Inspired by the story of Superman: The Movie (1979) and the comics before it we start on the gradually dying planet of Krypton where Jor-El (Russell Crowe) launches his only child into space after General Zod (Michael Shannon) attempts to rage war. Yet once baby boy Kal-El (superman) is gone, Zod is trialed for treason and sentenced to the phantom zone along with his cronies. Cut to about 30 years later on earth, and Kal-El is now Clark Kent, raised by Diane Lane and Kevin Costner, but yearns to find out his true origins whilst struggling to hide from the world who he really is.
From the off this is an energetic and confident movie full of spectacle and solid performances, especially from scene-stealing Michael Shannon (Boardwalk Empire). Casting here is what impresses most with a surprising but perfect Crowe nailing the part of Jor-El and also an enjoyably feisty (and gorgeous) Amy Adams as Superman’s love-interest Lois Lane. Snyder’s direction whilst at times lacking in subtlety like a mad professor drunk on his own power (or wealth of effects tools) still delivers probably the best Superman movie we could hope for in this age of anything-is-possible CGI. The action is loud, brash, mad-as-hell but most importantly FUN, and with an interesting structure (Clark’s childhood / teenage years is shown only in brief flashbacks) and lots of welcome ideas (Clark overwhelmed by his powers, more back story of Krypton) … this fan-boy couldn’t have had a bigger grin on his face. Of course the big question remains just how good was Henry Cavill as Kal-El / Clark Kent? Well, if memories of the late (great) Christopher Reeve didn’t even come to mind, then instantly he’s doing something right – he had the charisma, the vulnerability and the looks, so yeah job done – and ladies, prepare to swoon big time!
There you have it … Superman returns – for real this time!
I am a big fan of Leonardo DiCaprio, with some of my favourite movies having stared this gifted actor. Now when you think of what leading ladies he has been pared with, you’d be forgiven for immediately coming up with Kate Winslet and their on-screen love affair in James Cameron’s Titanic. Now for the second time, they are paired again as Frank and April Wheeler, who at first glance seem the perfect suburban couple. They have the big house, the lovely children, the nice neighbours and the perfect existence. Yet bubbling under the surface is resentment and despair. Both yearn for something more, something their relationship isn’t giving them and so decide they are going to give up everything and move to Paris.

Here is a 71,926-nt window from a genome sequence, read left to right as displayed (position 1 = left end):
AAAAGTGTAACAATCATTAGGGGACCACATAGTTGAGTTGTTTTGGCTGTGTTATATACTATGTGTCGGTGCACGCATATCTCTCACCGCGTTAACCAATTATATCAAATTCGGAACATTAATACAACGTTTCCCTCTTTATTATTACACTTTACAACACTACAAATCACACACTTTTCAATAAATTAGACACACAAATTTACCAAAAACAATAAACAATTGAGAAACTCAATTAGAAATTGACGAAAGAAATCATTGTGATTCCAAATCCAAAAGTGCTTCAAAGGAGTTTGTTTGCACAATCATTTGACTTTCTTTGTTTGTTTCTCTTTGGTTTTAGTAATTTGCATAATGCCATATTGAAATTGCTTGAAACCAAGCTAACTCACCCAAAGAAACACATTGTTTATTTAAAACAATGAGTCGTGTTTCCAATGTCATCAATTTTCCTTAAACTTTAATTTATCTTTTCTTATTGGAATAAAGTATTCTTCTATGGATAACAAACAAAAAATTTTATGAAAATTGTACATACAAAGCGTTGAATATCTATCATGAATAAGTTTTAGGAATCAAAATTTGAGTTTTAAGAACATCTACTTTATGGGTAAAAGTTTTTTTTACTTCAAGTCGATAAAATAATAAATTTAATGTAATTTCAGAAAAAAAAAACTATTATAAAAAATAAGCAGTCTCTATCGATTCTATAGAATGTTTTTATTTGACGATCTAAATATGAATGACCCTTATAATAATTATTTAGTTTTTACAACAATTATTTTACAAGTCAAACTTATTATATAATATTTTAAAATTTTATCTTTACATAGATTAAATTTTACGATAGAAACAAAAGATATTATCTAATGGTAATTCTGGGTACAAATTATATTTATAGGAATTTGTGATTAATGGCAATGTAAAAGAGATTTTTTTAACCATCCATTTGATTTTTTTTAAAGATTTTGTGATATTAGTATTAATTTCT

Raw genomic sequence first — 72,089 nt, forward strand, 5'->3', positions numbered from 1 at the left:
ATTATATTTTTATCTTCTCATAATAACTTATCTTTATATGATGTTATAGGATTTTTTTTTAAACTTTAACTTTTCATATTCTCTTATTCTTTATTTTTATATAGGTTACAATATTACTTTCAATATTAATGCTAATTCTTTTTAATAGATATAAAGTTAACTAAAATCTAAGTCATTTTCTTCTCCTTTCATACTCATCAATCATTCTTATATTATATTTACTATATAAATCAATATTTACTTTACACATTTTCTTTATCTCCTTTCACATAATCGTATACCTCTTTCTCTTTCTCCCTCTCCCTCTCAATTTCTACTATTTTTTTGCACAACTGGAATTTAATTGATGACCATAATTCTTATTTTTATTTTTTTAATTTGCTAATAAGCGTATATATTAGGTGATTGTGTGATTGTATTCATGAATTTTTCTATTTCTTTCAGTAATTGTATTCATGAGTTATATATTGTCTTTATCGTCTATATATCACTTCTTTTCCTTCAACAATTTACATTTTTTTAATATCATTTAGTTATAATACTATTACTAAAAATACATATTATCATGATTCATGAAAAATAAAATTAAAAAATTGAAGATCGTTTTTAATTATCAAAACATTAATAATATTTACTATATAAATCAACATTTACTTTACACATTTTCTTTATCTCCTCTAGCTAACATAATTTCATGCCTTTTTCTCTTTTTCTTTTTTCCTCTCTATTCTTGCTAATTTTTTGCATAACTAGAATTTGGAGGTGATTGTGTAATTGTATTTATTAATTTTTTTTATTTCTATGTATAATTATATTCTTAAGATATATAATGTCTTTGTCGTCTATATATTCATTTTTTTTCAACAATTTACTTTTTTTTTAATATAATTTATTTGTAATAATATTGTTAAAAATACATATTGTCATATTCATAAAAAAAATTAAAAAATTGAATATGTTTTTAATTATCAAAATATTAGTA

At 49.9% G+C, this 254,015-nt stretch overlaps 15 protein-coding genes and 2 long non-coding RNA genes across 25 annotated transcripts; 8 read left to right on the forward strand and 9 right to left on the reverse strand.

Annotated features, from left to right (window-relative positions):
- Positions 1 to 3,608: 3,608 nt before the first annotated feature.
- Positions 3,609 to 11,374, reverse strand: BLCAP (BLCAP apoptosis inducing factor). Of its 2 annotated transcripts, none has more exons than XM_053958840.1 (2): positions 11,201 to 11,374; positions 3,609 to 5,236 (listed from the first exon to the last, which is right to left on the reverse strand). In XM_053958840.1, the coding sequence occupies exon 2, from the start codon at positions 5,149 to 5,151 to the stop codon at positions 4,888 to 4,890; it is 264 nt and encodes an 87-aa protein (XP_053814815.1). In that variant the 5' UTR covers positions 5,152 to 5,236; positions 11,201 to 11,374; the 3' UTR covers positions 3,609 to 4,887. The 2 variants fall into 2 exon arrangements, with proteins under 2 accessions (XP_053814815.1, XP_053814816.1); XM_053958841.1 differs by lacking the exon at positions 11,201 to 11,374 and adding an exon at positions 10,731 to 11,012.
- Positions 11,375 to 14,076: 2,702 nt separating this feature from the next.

Based on the novel by Richard Yates and directed by Sam Mendes, ex-husband of Kate Winslet … this like his earlier American Beauty is again holding a mirror up to the suburban dream (albeit in the 50s), with all the cracks and unhappiness that might lurk in the shadows. It made me think of David Lynch, how his Blue Velvet and Twin Peaks showed us that not all is perfect in that picket-fence image, and although this movie doesn’t delve into Lynch territory freakiness, it felt similar and in some ways had the same atmosphere of impending doom. DiCaprio again is solid and believable, at times typical American blue-collar, other times a ticking time bomb. Winslet whilst equally as good sports a somewhat sketchy American accent that distracted me and her character came across less sympathetic. Also at times the arguing felt forced and unnatural, almost like they were playing it up to hammer home that this couple don’t get a long – but it wasn’t necessary.
As an exploration of a relationship however, I found this absorbing, helped by good support from the likes of Kathy Bates and Boardwalk Empire’s Michael Shannon, and as a vehicle to reunite Winslet & DiCaprio, this was a good alternative to the ice berg movie.